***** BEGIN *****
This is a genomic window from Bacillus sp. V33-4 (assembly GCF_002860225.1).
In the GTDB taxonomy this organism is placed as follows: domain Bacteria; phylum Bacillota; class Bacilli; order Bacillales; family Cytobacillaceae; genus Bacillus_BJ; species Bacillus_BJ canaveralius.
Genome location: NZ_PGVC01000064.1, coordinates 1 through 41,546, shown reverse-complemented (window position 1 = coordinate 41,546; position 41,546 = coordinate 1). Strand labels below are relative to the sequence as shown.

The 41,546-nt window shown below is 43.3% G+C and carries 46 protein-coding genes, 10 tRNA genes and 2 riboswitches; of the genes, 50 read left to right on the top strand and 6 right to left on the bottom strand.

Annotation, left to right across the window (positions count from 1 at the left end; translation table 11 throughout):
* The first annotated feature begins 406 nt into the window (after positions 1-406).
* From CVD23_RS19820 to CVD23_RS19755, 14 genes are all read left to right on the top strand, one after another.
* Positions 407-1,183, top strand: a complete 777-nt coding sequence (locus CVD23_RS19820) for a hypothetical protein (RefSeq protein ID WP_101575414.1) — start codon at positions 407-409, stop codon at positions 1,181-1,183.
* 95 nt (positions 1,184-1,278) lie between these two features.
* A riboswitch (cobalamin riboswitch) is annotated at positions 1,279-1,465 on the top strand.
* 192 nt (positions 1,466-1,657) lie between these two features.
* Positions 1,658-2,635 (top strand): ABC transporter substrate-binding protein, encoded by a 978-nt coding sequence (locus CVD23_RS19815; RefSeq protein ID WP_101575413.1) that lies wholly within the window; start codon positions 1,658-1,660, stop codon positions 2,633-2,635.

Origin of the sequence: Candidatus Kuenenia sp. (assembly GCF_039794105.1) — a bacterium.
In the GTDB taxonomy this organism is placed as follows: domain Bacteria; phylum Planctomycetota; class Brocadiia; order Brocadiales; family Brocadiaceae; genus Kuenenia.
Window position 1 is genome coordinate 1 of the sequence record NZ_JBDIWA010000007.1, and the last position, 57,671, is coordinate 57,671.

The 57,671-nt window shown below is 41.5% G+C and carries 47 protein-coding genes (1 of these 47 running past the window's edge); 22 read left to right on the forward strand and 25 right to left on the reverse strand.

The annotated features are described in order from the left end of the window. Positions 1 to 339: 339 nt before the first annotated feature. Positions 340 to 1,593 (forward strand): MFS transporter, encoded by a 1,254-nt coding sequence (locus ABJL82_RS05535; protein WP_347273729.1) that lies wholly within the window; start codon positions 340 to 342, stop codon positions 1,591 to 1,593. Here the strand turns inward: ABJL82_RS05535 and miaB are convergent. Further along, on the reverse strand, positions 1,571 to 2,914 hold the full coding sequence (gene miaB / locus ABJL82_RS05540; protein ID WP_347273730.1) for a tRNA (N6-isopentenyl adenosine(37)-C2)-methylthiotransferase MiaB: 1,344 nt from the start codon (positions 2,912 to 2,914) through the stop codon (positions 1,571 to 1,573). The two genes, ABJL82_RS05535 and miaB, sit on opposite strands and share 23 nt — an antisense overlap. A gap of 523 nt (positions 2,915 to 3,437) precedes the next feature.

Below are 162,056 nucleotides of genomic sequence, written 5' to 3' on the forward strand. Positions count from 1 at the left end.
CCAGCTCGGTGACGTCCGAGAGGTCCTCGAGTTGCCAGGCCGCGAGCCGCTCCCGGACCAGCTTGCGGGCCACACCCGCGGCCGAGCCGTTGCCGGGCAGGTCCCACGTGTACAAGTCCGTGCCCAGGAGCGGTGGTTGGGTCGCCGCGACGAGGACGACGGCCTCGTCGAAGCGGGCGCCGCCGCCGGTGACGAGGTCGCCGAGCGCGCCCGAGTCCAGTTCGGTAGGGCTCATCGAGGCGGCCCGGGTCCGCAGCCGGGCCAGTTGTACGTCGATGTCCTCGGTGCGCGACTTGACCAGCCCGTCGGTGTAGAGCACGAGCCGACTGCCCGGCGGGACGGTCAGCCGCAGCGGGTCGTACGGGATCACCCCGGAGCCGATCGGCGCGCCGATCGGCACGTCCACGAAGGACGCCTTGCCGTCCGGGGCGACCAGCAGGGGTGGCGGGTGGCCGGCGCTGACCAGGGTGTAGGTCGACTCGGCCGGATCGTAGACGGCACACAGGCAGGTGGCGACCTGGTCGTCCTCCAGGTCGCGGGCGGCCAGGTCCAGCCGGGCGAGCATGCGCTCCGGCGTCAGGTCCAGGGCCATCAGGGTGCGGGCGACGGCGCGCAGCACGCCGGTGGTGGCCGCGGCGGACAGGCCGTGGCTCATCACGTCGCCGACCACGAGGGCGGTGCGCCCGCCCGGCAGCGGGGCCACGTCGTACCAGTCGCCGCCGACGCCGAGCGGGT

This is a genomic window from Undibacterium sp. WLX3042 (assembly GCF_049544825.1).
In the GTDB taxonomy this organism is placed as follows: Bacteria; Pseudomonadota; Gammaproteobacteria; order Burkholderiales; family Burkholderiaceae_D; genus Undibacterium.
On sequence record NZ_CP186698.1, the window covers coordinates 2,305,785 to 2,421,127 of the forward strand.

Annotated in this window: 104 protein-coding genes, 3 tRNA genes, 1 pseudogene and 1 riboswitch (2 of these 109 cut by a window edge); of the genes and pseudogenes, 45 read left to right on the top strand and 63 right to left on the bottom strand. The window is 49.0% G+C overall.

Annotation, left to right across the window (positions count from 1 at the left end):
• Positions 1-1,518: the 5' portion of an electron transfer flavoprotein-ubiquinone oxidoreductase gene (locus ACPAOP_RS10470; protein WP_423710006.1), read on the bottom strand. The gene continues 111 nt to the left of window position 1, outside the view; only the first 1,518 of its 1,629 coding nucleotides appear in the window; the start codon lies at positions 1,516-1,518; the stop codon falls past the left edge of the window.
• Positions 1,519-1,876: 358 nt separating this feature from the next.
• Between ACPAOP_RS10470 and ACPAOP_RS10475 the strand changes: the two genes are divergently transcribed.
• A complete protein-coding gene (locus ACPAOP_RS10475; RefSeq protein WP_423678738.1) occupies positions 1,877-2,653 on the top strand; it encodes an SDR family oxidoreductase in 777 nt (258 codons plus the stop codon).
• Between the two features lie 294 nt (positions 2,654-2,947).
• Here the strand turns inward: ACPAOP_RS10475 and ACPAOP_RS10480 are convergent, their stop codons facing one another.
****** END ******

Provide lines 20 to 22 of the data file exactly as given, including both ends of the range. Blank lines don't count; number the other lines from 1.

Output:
This is a genomic window from Undibacterium sp. WLX3042 (assembly GCF_049544825.1).
In the GTDB taxonomy this organism is placed as follows: Bacteria; Pseudomonadota; Gammaproteobacteria; order Burkholderiales; family Burkholderiaceae_D; genus Undibacterium.
On sequence record NZ_CP186698.1, the window covers coordinates 2,305,785 to 2,421,127 of the forward strand.